We become conditioned to accept that there is always a certain percentage of wastage. Supermarkets accept that a certain amount of food will never be sold and therefore wasted and tragically nations can even come to accept that a certain amount of civilians will be accidentally killed during wartime bombing campaigns. God is not like this, his love extends to everyone, including the Pharisees but the problem is that they don’t want to explore a relationship with God beyond the confines of their system.

Some here will know that to carry a small child can be more than a matter of simple transportation, it can be an expression of love and a feeling of joy. Though there are also occasions when you might retrieve the child because it has done something bad, small children often emit unpleasant smells and have been known to wriggle, kick and embarrass adults by screaming out loud in public places as if they were being tortured. I don’t know if you can remember being carried as a child yourself. Several people have said to me that they would pretend to be asleep after arriving back home at night in the car in order to be carried to their bed by their loving parent, enjoying a sense of warmth and protection. To me there’s a hint of this in the parable, if you can allow yourself to imagine it, God the mother or father is prepared to lay us his children across his shoulders and bring us home. Even if we’ve been bad, even if we’re smelly and horrible there’s no sense that he wants to come and kick our backsides, make his forgiveness conditional upon future behaviour, He just wants us back with him. The second parable we heard was about the woman who lost a coin. Oh well, she had 9 others just like it. Those hearing the story may well have immediately related to the 10 silver coins which traditionally comprised a Jewish girl’s dowry so this wasn’t the equivalent of losing a pound coin down the back of the sofa. In Jewish marriage it was considered that the family of the groom gained, and the family of the bride lost, a valuable member who helped with all household tasks. It therefore seemed reasonable that the father of the groom should pay the father of the bride the equivalent of her value. Over time the dowry lost its original meaning as a purchase price paid to the father for his daughter and became a gift to the relatives of the bride, a kind father would give the dowry to his daughter. So you can see that those hearing the story would have been anxious for her to keep the precious gift whole and they would have appreciated the joy and relief when felt when the coin was found.The process of patient and methodical searching for the coin suggests that God is prepared to devote endless energy into finding one of his which has gone astray, shining light into dark places to find what he is looking for.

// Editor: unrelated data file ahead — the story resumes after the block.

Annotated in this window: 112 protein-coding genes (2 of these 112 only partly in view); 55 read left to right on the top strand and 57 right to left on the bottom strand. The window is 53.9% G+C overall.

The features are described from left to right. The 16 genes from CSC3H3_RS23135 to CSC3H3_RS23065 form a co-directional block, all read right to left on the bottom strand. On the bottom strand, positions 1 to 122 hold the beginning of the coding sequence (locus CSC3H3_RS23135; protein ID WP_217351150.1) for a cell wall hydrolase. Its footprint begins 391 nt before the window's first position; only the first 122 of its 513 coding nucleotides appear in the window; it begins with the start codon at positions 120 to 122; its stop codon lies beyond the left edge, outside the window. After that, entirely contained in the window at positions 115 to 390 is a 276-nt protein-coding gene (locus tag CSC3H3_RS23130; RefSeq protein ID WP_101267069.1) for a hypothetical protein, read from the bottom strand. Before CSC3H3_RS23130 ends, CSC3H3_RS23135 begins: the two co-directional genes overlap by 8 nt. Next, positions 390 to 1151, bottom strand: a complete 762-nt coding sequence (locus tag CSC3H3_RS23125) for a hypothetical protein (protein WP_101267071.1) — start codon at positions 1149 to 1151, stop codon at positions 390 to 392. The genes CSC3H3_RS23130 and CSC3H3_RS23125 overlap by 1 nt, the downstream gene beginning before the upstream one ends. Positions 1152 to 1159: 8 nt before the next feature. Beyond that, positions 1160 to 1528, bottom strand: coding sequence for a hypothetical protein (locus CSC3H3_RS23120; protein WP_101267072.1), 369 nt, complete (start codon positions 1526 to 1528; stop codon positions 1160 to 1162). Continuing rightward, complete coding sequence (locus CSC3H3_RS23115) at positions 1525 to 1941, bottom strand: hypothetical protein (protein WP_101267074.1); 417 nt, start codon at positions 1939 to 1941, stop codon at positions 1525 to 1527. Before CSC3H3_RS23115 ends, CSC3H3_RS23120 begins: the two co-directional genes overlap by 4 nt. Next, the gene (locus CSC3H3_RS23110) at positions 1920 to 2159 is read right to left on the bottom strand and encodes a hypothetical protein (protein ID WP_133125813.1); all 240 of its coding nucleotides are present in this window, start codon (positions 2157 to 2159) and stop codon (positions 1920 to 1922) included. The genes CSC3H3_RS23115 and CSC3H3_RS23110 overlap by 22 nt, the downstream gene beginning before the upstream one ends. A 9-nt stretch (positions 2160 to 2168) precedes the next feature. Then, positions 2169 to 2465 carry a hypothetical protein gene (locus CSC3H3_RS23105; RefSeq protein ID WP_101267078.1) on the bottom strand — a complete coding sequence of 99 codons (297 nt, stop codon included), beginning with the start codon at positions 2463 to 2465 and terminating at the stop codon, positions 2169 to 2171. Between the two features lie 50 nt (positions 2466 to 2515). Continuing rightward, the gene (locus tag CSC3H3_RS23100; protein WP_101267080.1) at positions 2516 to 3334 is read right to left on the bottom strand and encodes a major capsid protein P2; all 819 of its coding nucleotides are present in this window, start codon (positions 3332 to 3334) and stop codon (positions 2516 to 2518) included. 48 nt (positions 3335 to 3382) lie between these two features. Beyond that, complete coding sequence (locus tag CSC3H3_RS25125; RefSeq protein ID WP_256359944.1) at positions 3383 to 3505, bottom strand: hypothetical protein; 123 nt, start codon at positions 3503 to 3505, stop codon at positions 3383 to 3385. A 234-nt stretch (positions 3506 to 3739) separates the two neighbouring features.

In Paul’s letter to Timothy he aligns himself with the lost sheep as he tells of his personal experience of God’s ridiculously generous grace to him, a man who was previously a violent persecutor of Christian’s. In the knowledge that Jesus came to save people just like him and us his reaction is also an outpouring of joy and praise. It all sounds like neat and overly simple evangelism on the face of it, but there is a hint of the complicated messy reality that is experienced by many of us when Paul refers to the fact that ‘Jesus Christ might display the utmost patience’. As we look at ourselves I expect we think that he’s going to need every ounce.

If we read on in Luke we would immediately come to the story of the Prodigal Son completing a trilogy proclaiming aspects of God, to be found in a searching shepherd, a searching woman and a loving father. Often studying the bible results in us sensing a call to take practical action but it’s equally important to appreciate that sometimes we are called to inaction. God just wants us to sit quietly for a moment and acknowledge who he is, what he has done for us and how much each one of us is loved. That’s it, no catch, no conditions. If that happens to result in an outpouring of praise in the next hymn or any other time, we can be sure that God is there ready and waiting to get the party started.

Kevin Bright 11th September 2016